Associations between common arginine vasopressin 1b receptor and glucocorticoid receptor receptor gene variants and HPA axis responses to psychosocial stress in a child psychiatric population
Van Broeckhoven, Christine
Faculty of Medicine and Health Sciences
Faculty of Pharmaceutical, Biomedical and Veterinary Sciences . Biomedical Sciences
Psychiatry research. - Amsterdam
, p. 64-68
University of Antwerp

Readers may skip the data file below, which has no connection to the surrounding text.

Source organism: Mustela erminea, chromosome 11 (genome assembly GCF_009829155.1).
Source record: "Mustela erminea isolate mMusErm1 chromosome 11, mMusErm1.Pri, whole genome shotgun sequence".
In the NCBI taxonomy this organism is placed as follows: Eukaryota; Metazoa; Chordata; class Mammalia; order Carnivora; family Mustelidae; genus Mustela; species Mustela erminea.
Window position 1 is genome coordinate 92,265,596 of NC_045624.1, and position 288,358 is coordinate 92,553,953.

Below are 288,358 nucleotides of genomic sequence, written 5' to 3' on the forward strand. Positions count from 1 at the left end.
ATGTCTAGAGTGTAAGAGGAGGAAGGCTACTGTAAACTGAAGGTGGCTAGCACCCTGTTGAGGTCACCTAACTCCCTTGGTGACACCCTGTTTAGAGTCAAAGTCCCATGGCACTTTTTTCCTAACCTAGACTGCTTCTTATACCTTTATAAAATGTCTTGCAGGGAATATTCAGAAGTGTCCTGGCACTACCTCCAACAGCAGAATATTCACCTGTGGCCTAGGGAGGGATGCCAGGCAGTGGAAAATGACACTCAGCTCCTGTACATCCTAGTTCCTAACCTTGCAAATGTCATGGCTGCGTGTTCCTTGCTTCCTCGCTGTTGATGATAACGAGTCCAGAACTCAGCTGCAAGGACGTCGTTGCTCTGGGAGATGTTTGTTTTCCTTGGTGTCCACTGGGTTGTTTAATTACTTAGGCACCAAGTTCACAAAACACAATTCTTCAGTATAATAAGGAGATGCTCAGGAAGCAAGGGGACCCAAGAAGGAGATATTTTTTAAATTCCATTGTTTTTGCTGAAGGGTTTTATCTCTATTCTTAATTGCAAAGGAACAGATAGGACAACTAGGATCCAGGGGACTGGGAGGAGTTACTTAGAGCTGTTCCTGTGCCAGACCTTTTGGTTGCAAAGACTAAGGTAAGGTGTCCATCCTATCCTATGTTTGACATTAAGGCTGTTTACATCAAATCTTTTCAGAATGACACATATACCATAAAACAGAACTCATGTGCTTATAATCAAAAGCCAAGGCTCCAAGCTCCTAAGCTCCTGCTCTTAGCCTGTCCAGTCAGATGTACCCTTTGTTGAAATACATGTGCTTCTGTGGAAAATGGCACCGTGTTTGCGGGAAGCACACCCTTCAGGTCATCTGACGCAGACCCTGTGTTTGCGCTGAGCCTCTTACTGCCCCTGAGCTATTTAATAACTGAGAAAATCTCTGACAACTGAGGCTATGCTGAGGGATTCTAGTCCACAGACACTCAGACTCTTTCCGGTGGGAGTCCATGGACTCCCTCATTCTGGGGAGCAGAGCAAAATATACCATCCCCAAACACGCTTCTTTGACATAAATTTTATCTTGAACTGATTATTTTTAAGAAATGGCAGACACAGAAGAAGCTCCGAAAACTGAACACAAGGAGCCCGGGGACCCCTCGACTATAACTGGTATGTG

On the one hand, a suitable response to daily stressors is crucial for adequate functioning in any natural environment. On the other hand, depending on the individual's genetic makeup, prolonged stress that is accompanied by an inappropriate level of responsiveness may lead to physiological and psychiatric disorders. Several psychiatric conditions have been linked with stress and alterations in hypothalamicpituitaryadrenal (HPA) activity.While stress is a general phenomenon, illness is only seen in a proportion of individuals, suggesting that genetic factorsmay play a role in the ability to cope with stress. In children, relatively little research has been conducted to determine the impact of genetic factors on the variability in HPA axis functioning. In the present exploratory investigation, 106 prepubertal children were studied to estimate the impact of four glucocorticoid receptor gene (NR3C1) polymorphisms (NR3C1-1 [rs10482605], ER22/23EK [rs6190], N363S [rs6195], N766N [rs6196]) and five arginine vasopressin (AVP) receptor 1b gene (AVPR1b) polymorphisms (AVPR1b_s1 [rs28536160], AVPR1b_s2 [rs28373064], AVPR1b_s3 [rs33976516], AVPR1b_s4 [rs33985287], AVPR1b_s5 [rs33933482]) on cortisol responses after a psychosocial stress test (public speaking task). ER22/23EK carriers had significantly lower cortisol responses to psychosocial stress comparedwith noncarriers. These findings provide evidence for the relevance of the ER22/23EK polymorphismin childhood HPA axis regulation. However, the small number of ER22/23EK subjects does not allow us to draw definitive conclusions about the genotypic effect.